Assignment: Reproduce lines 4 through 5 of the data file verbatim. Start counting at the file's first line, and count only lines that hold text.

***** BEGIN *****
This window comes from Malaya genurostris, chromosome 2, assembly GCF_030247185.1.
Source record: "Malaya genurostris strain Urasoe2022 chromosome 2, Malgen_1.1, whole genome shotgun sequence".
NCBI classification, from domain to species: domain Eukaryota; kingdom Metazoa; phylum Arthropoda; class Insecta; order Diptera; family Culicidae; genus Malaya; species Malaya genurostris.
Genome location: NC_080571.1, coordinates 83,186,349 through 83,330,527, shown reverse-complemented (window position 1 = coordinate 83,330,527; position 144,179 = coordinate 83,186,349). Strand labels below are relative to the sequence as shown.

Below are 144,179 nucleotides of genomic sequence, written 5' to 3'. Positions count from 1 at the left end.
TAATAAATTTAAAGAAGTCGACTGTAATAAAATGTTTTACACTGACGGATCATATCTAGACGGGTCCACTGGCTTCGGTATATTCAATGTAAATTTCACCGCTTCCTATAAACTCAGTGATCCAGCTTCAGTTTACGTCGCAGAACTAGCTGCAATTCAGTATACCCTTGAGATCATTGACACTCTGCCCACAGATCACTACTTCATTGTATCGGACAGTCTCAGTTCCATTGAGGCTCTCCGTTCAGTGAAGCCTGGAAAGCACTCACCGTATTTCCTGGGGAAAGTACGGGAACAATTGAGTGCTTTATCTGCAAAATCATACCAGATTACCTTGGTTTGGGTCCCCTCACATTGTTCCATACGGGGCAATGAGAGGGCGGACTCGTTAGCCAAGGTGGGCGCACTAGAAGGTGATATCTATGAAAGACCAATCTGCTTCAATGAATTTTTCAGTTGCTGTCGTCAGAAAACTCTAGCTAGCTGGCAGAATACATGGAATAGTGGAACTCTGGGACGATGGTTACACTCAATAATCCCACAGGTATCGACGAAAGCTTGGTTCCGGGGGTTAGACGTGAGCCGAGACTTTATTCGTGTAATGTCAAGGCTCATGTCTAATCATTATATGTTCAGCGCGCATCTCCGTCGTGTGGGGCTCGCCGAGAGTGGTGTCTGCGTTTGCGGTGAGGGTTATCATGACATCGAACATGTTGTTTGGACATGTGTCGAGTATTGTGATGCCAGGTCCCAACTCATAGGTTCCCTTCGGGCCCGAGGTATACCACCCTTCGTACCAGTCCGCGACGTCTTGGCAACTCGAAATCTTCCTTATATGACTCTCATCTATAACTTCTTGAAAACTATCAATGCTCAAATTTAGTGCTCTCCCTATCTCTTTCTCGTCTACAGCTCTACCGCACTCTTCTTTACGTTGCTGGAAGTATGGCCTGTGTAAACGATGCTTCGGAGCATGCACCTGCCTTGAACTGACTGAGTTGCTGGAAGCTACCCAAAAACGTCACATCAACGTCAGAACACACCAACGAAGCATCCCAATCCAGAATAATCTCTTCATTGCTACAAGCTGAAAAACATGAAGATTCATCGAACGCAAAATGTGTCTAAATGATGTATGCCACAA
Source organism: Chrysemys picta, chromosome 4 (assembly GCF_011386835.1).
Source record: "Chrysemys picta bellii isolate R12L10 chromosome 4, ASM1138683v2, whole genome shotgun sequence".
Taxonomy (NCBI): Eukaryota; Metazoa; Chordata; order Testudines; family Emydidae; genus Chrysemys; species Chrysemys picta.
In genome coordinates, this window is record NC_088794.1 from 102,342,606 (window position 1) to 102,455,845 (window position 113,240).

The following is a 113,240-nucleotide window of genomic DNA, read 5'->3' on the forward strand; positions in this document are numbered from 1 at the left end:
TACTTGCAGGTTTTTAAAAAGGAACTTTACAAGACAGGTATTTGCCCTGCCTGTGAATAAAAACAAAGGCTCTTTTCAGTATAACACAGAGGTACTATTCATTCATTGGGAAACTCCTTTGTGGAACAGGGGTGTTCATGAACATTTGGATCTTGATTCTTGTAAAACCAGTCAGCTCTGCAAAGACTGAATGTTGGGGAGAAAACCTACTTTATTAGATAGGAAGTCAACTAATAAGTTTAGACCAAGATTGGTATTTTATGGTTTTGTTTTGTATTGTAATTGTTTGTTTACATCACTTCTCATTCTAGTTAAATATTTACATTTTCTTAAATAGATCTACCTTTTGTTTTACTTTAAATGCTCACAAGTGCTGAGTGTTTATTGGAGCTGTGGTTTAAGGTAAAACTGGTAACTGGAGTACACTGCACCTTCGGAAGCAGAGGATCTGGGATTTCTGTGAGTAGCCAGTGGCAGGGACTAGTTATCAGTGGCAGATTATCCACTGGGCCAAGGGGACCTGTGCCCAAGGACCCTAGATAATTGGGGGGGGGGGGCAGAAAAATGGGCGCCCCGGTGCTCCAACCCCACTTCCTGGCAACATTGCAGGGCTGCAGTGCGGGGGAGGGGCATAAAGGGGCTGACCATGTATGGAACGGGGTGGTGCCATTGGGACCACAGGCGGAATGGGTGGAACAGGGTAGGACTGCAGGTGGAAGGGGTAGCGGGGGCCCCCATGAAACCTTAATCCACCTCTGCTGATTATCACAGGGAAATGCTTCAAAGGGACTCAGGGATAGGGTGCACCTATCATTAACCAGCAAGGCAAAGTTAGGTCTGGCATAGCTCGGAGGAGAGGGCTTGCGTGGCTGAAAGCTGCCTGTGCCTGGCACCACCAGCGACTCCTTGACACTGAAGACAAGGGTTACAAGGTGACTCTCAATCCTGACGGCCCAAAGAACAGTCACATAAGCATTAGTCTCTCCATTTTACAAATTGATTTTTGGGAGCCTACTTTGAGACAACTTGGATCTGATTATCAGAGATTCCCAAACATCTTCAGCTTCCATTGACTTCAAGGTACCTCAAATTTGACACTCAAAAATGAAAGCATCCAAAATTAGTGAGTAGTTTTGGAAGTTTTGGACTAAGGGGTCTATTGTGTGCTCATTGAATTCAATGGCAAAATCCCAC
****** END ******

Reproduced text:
Genome location: NC_080571.1, coordinates 83,186,349 through 83,330,527, shown reverse-complemented (window position 1 = coordinate 83,330,527; position 144,179 = coordinate 83,186,349). Strand labels below are relative to the sequence as shown.

Below are 144,179 nucleotides of genomic sequence, written 5' to 3'. Positions count from 1 at the left end.